Street Fighter V is a tricky game to review. It’s the series’ first proper foray into the area of “games as a service” - that is, games that are continually developed and expanded upon after launch. More importantly, it’s a game squarely focused on multiplayer, a component that isn’t easy to assess until the game’s out in the wild. I’ve had the game since last Wednesday, and in that time, I’ve been able to play a total of maybe eight matches online, against three or four different opponents. The pool of New Zealanders with pre-release copies of the game isn’t exactly overflowing.
And so, while a review is incoming, I want to at least wait until I’ve had a chance to put Street Fighter V through its paces in a live environment. In the meantime, here are my first impressions of the game, based on a small sample of network play and a much bigger plate of singleplayer.
Street Fighter V is a welcome, refreshing game, especially after Street Fighter IV. As much praise as IV deserves for almost single-handedly resurrecting what had become a pretty niche genre, I’ve always found it dull. It reminded me of Street Fighter II, which I’m sure is intentional and a big contributor to its success, but I’ve always been far more interested in the likes of Street Fighter Alpha, Street Fighter III, and Guilty Gear; faster, more tactically varied games, with far more interesting characters and systems.
This game feels like the second coming of Street Fighter Alpha. Not just because the launch-day roster includes Karin Kanzuki, Rainbow Mika, and Charlie Nash, Birdie; not just because Alpha Counters make their return as V-Reversals; and not just because Ryu, Ken, and Charlie have their Street Fighter Alpha costumes as alternates this time around. No, Street Fighter V reminds of Alpha because it’s fast, more reliant on footsies and mindgames than complicated, technical setups and combos, and is just more fun, overall.
This all begins with a really great roster. Whatever metric you look at - old characters versus new, different playstyles, character designs - Street Fighter V has more variety and balance in its 16 fighters than most other games have in twice that. Street Fighter IV has over 40 characters at this stage, of whom exactly one interests me; in Street Fighter V, choosing a main is difficult because of how many options there are, rather than how few. Laura, Karin, Rainbow Mika, Rashid, and Nash all fascinate me, and forthcoming DLC will add even more viable options in Alex, Urien, Ibuki, and Juri.
Aside from Necalli, who is enough of a boring, grimdark antihero to make Akuma look like a Powerpuff Girl, the new characters are all really interesting, in terms of both playstyle and character design. Laura is vaguely reminiscent of Makoto, with good mobility and mixup pressure; Rashid is a capable rushdown fighter whose princely quips are always entertaining; and in keeping with his outlandish design, F.A.N.G has lots of quirky traps and mindgames that can be a real pain in the ass to fight against.
Even among the returning characters, there’s good degree of variance in how much they’ve each changed. Ryu is basically the same Ryu he’s always been, but Ken is wildly different and far more aggressive, even compared to his Street Fighter III and Street Fighter IV counterparts. He seems almost like he’s been reworked to be as appealing as possible to “Flowchart Kens” - more rushdown, more pressing of buttons, more dragon punches.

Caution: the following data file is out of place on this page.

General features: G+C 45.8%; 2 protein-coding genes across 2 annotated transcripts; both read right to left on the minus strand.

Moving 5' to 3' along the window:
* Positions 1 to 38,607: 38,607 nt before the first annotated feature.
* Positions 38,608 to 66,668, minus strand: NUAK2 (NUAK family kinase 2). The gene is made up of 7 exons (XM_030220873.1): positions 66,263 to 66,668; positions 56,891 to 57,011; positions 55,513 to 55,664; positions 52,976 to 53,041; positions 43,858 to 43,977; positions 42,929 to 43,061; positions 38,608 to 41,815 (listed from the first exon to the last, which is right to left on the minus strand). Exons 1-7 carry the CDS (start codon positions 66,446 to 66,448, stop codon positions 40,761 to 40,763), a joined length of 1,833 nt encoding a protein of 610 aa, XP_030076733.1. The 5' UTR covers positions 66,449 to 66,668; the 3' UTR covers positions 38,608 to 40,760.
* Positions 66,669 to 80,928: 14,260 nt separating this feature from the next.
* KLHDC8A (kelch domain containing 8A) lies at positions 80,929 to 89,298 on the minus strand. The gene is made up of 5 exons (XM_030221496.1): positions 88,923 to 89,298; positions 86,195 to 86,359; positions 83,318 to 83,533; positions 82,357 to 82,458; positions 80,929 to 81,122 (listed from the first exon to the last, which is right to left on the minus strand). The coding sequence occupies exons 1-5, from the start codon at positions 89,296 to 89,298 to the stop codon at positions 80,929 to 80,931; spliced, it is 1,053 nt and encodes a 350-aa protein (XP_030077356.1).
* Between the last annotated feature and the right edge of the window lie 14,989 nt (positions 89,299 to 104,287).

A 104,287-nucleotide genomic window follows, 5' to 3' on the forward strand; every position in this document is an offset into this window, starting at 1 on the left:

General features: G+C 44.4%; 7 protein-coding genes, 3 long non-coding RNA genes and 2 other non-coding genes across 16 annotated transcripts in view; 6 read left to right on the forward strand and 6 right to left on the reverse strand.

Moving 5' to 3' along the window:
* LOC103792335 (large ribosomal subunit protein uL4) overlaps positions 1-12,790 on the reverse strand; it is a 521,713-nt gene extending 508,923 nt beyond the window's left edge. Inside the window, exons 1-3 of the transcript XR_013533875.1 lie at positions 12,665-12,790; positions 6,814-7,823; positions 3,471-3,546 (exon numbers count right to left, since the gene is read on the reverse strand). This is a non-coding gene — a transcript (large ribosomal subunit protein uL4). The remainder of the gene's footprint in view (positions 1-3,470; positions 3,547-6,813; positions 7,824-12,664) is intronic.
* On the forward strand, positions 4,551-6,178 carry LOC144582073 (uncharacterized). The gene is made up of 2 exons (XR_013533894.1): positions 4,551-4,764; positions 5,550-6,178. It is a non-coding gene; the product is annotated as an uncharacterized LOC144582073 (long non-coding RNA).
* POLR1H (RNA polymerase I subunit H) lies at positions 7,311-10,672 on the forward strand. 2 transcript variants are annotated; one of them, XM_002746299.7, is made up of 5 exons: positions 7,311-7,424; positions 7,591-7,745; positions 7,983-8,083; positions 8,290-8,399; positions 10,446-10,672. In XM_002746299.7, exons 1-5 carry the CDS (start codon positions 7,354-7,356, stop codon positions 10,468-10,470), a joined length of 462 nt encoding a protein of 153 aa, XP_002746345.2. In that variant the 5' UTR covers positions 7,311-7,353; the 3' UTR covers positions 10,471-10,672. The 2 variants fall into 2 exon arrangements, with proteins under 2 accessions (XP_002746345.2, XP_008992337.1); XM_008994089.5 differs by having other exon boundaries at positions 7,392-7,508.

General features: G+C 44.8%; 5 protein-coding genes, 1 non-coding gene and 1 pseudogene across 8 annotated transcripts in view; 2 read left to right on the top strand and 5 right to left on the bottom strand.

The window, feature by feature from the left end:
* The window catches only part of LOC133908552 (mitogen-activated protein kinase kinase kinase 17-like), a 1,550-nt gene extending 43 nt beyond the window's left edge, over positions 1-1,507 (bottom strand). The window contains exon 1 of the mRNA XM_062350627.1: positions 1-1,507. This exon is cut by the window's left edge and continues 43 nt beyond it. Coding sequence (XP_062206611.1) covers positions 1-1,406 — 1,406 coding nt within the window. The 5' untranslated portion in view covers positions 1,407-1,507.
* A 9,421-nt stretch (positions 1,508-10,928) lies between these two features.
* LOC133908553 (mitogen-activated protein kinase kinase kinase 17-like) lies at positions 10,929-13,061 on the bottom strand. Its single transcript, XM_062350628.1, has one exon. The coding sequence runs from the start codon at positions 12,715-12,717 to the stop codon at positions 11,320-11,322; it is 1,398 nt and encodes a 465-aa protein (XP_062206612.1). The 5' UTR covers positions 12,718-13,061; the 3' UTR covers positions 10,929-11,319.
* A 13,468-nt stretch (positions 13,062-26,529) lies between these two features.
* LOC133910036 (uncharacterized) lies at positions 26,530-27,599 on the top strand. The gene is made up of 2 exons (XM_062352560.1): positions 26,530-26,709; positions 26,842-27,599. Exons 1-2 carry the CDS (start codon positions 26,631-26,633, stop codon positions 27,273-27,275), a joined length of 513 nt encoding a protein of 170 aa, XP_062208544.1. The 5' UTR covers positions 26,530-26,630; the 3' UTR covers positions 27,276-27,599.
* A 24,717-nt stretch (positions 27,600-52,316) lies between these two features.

Singleplayer content is pretty barebones at this stage. There’s the Character Story mode, which serves as a brief introduction to each fighter in the form of two or three fights connected by illustrated, visual novel-style cutscenes. With no Arcade Mode to speak of, Survival is your go-to for versus AI gameplay; you’ll fight anywhere from 10 to 100 (!) fights in a row, depending on difficulty, with the option to spend your score on various modifiers between rounds.
It’s fine, as far as survival modes go - not bad, but nothing special - though I find the fact that colours are unlocked through this mode very frustrating. Each run through can be a slog, especially on higher difficulties where there more fights, and the fact that you get nothing to show for it unless you make it all the way to the end can really take the steam out of any desire to keep trying.
That’s all there is for now, but more modes are in the pipeline. Challenges, including combo trials and more advanced, character-specific tutorials are coming next month, and Cinematic Story Mode is due out in June.
If you’re here on day one, chances are you’re interested in multiplayer, which is pretty standard fare: offline versus, online ranked, online casual, and online lobbies. As I said, my experience online so far has been limited, but from the few matches I have played, the netcode seems to generally be pretty good. I had the occasionally laggy match, but for the most part, games with five-bar connections (other Kiwis and east coast Australians, basically) were flawless.
Ultimately, time will be the judge on how Street Fighter V fares. But given what I’ve seen so far, the long-term support Capcom have planned (especially for the competitive circuit), and the use of a living model, I think Street Fighter V is going to do very, very well.